No way out

February 18, 2011

In the opening scene of this new novel, the protagonist,
Golden Richards, comes home from work to one of the three houses where his four
wives and 28 children live, and he literally cannot find a pot to piss in. The
bathrooms, of which there are never enough, are all occupied. The house is in
disarray and chaos. Golden goes to the utility closet and is at last able to
relieve himself in a bucket in the company of an exiled dog.

This utility closet becomes a metaphor for a lost man
looking for a way out of his life's problems, and he is only one of several
characters in this tragic-comic novel who attempt to plot their escapes.
Udall's novel is big, laugh-out-loud funny and finally disturbing.

Udall, who comes from a Mormon but not a fundamentalist
background, searches for and finds a spiritual meaning in plural marriage--each
person involved must trust in the abundance of love and believe that no amount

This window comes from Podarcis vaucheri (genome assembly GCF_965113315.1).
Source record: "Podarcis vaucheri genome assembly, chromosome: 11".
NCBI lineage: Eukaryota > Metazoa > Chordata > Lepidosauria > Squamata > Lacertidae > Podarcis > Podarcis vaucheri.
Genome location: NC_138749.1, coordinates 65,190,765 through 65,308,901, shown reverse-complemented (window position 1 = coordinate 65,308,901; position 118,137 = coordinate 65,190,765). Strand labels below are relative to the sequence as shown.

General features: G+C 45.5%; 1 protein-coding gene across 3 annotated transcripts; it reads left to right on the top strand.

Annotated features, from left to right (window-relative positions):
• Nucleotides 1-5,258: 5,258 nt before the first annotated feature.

of love can be hoarded and claimed as one's own. It's a generosity so
extraordinary that it made me put down the book and say, "What?" I had never
looked at marriage in this way, and it caught me off guard.

By the end of the novel, when Udall has taken the reader
into dark places and funny places--often at the same time--he attempts to
reconcile the gigantic mess that he has made. At that point, I wondered what I
had gotten myself into. He makes the risky choice of reconciliation, choosing,
to the heart-aching disappointment of this reader, not to give his characters an
easy way out. They do not flee from the choices and commitments they have made;
they do not take the individual option, much as I would have loved for them to
do so. We end up with something quite different from the classic American
novel, especially the classic Western, in which freedom is won and the hero
rides off into the sunset.

This novel is worth all of its sprawling 600 pages. It's a
valuable enterprise to live alongside Trish (wife number four) while she falls
in love and lets another heart into her lonely existence, or alongside son
Rusty (son number five) as he rages to find just a little piece of love to call
his own, or alongside Golden as he fumbles like a rat through a maze.

These characters are rich, puzzling, messy and beautiful.
I'll be puzzling the ending for a long time. Like Golden in the utility closet,
I'd still like to help them find a way out. That may say more about me than it
does about Udall, but it makes for one brave and provocative novel.

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